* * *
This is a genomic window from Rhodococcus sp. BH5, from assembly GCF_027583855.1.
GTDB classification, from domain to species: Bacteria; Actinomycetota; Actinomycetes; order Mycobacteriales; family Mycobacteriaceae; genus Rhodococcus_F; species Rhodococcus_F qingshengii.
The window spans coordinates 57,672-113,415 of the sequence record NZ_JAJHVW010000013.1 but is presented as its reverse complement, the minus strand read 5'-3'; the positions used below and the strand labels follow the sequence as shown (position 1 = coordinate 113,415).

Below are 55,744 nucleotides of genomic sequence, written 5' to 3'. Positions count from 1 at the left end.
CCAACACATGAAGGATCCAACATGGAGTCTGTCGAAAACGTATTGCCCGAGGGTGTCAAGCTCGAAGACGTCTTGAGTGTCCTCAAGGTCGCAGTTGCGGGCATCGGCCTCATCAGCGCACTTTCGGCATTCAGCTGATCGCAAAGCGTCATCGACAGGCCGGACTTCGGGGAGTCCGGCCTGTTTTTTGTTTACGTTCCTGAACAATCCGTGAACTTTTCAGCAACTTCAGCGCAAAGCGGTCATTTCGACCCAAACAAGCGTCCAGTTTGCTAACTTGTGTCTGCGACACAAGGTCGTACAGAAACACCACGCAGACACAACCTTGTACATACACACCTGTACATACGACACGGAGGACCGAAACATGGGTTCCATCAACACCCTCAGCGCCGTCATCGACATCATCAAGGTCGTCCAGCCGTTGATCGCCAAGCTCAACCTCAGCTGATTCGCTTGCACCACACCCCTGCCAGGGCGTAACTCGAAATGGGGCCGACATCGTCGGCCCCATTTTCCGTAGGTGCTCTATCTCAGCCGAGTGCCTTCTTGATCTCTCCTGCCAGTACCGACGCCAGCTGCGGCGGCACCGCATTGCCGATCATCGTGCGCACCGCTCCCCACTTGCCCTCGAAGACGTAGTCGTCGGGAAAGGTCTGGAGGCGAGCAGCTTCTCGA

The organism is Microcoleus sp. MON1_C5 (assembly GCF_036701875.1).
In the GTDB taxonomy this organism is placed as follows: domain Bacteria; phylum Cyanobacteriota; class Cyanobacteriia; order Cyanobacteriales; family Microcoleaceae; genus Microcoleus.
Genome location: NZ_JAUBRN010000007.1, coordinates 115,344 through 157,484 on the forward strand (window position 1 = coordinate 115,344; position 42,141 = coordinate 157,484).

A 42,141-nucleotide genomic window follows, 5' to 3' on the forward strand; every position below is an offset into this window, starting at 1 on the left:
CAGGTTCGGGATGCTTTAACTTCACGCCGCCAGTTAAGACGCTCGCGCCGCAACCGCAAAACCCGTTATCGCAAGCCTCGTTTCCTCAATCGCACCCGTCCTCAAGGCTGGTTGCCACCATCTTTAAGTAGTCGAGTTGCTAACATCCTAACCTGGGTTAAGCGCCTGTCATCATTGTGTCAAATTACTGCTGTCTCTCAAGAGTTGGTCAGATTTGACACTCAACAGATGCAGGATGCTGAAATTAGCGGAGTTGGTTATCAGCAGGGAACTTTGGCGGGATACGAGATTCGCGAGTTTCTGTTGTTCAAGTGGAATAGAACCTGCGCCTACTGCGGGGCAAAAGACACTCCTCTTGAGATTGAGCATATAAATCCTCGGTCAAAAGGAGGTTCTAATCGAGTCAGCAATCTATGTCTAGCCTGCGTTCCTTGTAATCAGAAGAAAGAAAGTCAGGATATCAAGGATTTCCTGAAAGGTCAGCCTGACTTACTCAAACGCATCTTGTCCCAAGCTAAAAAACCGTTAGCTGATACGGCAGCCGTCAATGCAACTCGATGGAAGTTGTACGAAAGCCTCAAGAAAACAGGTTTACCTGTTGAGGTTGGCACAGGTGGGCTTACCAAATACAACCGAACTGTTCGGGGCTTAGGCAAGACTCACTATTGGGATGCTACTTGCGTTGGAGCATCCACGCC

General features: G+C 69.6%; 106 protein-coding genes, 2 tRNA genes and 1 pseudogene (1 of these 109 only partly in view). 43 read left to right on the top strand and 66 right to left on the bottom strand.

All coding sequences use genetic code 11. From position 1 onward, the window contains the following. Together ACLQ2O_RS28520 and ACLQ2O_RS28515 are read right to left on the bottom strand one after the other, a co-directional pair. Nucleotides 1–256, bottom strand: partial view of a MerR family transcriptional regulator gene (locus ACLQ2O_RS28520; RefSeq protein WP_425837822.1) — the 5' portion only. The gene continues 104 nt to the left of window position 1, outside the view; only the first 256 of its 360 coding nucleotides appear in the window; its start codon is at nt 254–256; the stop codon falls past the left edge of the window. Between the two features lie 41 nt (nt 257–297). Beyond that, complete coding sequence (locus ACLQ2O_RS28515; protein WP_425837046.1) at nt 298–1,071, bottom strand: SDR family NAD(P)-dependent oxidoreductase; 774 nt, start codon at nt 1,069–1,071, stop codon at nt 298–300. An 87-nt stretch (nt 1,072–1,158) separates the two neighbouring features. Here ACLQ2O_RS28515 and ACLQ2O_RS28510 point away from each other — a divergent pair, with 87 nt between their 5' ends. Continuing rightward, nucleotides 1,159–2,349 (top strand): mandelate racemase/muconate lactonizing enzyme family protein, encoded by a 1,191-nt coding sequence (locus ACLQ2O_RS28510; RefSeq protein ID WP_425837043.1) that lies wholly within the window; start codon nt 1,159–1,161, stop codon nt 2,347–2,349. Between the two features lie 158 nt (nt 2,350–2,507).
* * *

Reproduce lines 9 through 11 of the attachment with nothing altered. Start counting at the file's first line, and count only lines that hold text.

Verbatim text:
A 42,141-nucleotide genomic window follows, 5' to 3' on the forward strand; every position below is an offset into this window, starting at 1 on the left:
CAGGTTCGGGATGCTTTAACTTCACGCCGCCAGTTAAGACGCTCGCGCCGCAACCGCAAAACCCGTTATCGCAAGCCTCGTTTCCTCAATCGCACCCGTCCTCAAGGCTGGTTGCCACCATCTTTAAGTAGTCGAGTTGCTAACATCCTAACCTGGGTTAAGCGCCTGTCATCATTGTGTCAAATTACTGCTGTCTCTCAAGAGTTGGTCAGATTTGACACTCAACAGATGCAGGATGCTGAAATTAGCGGAGTTGGTTATCAGCAGGGAACTTTGGCGGGATACGAGATTCGCGAGTTTCTGTTGTTCAAGTGGAATAGAACCTGCGCCTACTGCGGGGCAAAAGACACTCCTCTTGAGATTGAGCATATAAATCCTCGGTCAAAAGGAGGTTCTAATCGAGTCAGCAATCTATGTCTAGCCTGCGTTCCTTGTAATCAGAAGAAAGAAAGTCAGGATATCAAGGATTTCCTGAAAGGTCAGCCTGACTTACTCAAACGCATCTTGTCCCAAGCTAAAAAACCGTTAGCTGATACGGCAGCCGTCAATGCAACTCGATGGAAGTTGTACGAAAGCCTCAAGAAAACAGGTTTACCTGTTGAGGTTGGCACAGGTGGGCTTACCAAATACAACCGAACTGTTCGGGGCTTAGGCAAGACTCACTATTGGGATGCTACTTGCGTTGGAGCATCCACGCC

General features: G+C 69.6%; 106 protein-coding genes, 2 tRNA genes and 1 pseudogene (1 of these 109 only partly in view). 43 read left to right on the top strand and 66 right to left on the bottom strand.